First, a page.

André Malraux a man in the culture of his time

André MalrauxAndré Malraux

According to Roger Caillois, André Malraux was “a writer open towards the world as very few have ever been”. Born in Paris in 1901, he had a strong interest in Asia from a young age and travelled several times to Cambodia and Vietnam in the ‘20s and then to India and Japan.


His novels reflect his political commitment, starting with The Conquerors (1928), until Man’s Hope (1937). In the last of these works, The Walnut Trees of Altenburg (1948), he questions war, death, brotherhood, artistic creation, and the notion of “man”.


In 1944, Malraux fought notably in the Vosges Mountains and in Alsace, as the leader of the Alsace and Lorraine Brigade.


As a minister of General de Gaulle, first office assumed in 1945, he established in 1959 the Ministry of Cultural Affairs, which he ran until 1969. His Anti-Memoirs were published in 1967.


Passionate about shapes and their metamorphoses, Malraux had The Imaginary Museum published in 1947. Since that particular moment, he never ceased to wonder about artistic creation: about Goya in Saturn (1950); about the Sumerian, Indian, and Greek art in the three-volume The Metamorphosis of the Gods (1957-1976); about the Roman and Gothic arts, then about the 15th- and 16th-century Italian art; about Rembrandt, Manet and the modern art; about the Far Eastern art, African sculpture and the art of the mentally ill; about Picasso and the Imaginary Museum in The Obsidian Head (1974). His last inquiry was on literature and resulted in his very last book, called The Precarious Man and Literature (posthumous, in 1977).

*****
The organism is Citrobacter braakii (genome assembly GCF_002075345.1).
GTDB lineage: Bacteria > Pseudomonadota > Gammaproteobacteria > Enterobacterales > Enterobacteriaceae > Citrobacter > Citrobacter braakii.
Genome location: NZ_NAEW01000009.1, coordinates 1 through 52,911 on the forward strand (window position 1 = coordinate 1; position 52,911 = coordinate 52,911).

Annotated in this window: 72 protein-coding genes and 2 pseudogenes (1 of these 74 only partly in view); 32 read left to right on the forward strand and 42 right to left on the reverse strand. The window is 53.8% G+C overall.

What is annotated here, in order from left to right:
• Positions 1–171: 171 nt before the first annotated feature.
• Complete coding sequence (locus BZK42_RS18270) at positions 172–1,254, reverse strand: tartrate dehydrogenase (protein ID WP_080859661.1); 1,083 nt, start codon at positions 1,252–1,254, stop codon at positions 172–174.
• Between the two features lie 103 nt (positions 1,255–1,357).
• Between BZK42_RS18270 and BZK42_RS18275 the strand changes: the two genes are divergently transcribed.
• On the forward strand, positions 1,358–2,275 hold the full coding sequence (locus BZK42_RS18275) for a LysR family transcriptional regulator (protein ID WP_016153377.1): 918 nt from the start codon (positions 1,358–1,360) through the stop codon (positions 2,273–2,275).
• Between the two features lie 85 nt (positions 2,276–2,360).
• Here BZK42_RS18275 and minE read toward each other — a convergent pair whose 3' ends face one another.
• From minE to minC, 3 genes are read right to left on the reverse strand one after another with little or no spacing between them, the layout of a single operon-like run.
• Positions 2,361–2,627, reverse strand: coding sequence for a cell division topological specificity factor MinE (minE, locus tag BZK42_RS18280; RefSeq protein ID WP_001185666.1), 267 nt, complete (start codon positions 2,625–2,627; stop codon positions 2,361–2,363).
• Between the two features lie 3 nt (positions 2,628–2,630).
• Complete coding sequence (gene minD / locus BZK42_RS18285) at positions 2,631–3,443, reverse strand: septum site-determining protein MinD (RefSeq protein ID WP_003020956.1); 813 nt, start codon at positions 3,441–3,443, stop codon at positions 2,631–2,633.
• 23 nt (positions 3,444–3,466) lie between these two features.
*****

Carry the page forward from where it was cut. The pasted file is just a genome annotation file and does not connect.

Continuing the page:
Malraux passed away at the Henri-Mondor Hospital in Créteil, on November 23rd, 1976.



François de Saint-Cheron, professor of French literature

at the University Paris IV-Sorbonne